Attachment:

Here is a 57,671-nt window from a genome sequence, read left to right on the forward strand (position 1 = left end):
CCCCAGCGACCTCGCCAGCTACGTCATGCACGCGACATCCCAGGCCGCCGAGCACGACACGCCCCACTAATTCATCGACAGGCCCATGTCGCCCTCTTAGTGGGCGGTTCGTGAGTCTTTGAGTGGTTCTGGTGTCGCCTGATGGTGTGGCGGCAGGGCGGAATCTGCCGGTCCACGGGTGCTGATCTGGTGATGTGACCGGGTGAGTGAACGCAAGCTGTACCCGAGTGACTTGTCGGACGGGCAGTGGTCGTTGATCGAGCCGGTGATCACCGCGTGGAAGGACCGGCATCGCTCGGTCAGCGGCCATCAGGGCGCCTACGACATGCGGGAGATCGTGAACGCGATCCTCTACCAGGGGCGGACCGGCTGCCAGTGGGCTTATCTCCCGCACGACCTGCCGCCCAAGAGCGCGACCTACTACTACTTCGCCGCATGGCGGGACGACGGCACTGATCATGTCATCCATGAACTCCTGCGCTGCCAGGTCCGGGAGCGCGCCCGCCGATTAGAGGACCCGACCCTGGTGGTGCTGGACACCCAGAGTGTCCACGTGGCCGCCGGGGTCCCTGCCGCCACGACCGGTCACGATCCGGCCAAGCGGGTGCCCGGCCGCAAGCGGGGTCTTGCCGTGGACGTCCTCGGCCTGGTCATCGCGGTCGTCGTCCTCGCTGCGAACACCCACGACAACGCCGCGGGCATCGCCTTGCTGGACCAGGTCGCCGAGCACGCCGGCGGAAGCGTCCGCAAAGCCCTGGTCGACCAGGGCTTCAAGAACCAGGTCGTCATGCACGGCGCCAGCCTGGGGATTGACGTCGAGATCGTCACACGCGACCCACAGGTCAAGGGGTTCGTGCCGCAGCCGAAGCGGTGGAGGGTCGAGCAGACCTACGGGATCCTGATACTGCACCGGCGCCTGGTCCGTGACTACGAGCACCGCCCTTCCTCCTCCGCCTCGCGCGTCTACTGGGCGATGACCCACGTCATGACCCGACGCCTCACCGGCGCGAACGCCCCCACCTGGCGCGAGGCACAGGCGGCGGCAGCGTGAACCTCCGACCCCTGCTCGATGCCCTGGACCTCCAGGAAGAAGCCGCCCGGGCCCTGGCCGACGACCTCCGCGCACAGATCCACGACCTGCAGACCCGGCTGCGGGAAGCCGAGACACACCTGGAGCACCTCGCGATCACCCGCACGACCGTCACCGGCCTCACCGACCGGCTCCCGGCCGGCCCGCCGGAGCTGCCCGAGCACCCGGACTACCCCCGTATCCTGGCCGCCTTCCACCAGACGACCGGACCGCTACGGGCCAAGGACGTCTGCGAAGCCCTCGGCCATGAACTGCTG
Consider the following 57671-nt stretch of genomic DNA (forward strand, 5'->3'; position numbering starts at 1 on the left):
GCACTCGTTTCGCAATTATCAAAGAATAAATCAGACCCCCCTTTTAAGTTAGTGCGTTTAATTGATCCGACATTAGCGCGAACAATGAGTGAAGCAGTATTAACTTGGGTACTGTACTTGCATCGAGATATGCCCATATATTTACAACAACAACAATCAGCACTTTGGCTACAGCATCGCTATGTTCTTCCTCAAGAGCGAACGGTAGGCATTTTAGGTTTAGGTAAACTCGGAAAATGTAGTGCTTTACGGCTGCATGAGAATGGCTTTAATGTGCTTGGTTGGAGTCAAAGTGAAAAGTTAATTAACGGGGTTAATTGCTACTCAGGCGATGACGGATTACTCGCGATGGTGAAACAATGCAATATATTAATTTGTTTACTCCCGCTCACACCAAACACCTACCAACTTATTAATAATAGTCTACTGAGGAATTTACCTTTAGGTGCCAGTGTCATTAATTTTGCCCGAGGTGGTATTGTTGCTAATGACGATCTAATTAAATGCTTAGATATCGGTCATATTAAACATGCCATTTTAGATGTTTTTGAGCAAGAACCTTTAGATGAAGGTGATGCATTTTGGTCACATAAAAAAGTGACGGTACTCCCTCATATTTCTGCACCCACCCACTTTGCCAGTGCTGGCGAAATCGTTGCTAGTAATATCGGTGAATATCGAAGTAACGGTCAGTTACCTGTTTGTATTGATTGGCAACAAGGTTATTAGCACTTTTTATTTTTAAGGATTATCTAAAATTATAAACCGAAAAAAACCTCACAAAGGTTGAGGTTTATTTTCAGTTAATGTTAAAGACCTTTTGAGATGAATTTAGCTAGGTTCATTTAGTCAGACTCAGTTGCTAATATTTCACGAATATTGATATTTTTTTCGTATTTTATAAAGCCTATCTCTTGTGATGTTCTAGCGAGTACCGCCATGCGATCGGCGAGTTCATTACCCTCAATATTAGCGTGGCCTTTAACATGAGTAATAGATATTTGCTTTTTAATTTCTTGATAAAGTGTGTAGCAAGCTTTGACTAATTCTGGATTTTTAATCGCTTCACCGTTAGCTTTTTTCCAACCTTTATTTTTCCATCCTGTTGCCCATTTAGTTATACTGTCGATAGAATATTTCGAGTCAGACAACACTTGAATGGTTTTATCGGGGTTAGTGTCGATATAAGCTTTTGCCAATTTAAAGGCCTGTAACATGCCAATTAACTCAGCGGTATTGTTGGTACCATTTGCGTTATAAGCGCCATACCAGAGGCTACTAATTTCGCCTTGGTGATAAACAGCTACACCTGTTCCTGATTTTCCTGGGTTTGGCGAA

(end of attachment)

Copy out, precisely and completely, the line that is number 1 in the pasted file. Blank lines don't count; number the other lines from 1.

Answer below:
Here is a 57,671-nt window from a genome sequence, read left to right on the forward strand (position 1 = left end):